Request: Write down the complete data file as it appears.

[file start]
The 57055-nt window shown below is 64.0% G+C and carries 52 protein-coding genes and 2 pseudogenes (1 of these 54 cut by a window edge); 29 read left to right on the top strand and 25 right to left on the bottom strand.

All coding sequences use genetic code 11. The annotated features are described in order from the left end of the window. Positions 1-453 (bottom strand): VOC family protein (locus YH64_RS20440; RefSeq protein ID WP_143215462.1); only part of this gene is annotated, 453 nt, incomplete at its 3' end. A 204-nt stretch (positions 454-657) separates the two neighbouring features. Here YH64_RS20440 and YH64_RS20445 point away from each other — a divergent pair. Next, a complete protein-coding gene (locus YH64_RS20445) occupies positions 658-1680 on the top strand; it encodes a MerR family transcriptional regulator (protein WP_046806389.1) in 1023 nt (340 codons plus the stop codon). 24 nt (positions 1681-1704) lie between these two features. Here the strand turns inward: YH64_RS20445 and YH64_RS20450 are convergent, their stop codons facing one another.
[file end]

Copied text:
The 57055-nt window shown below is 64.0% G+C and carries 52 protein-coding genes and 2 pseudogenes (1 of these 54 cut by a window edge); 29 read left to right on the top strand and 25 right to left on the bottom strand.

All coding sequences use genetic code 11. The annotated features are described in order from the left end of the window. Positions 1-453 (bottom strand): VOC family protein (locus YH64_RS20440; RefSeq protein ID WP_143215462.1); only part of this gene is annotated, 453 nt, incomplete at its 3' end. A 204-nt stretch (positions 454-657) separates the two neighbouring features. Here YH64_RS20440 and YH64_RS20445 point away from each other — a divergent pair. Next, a complete protein-coding gene (locus YH64_RS20445) occupies positions 658-1680 on the top strand; it encodes a MerR family transcriptional regulator (protein WP_046806389.1) in 1023 nt (340 codons plus the stop codon). 24 nt (positions 1681-1704) lie between these two features. Here the strand turns inward: YH64_RS20445 and YH64_RS20450 are convergent, their stop codons facing one another.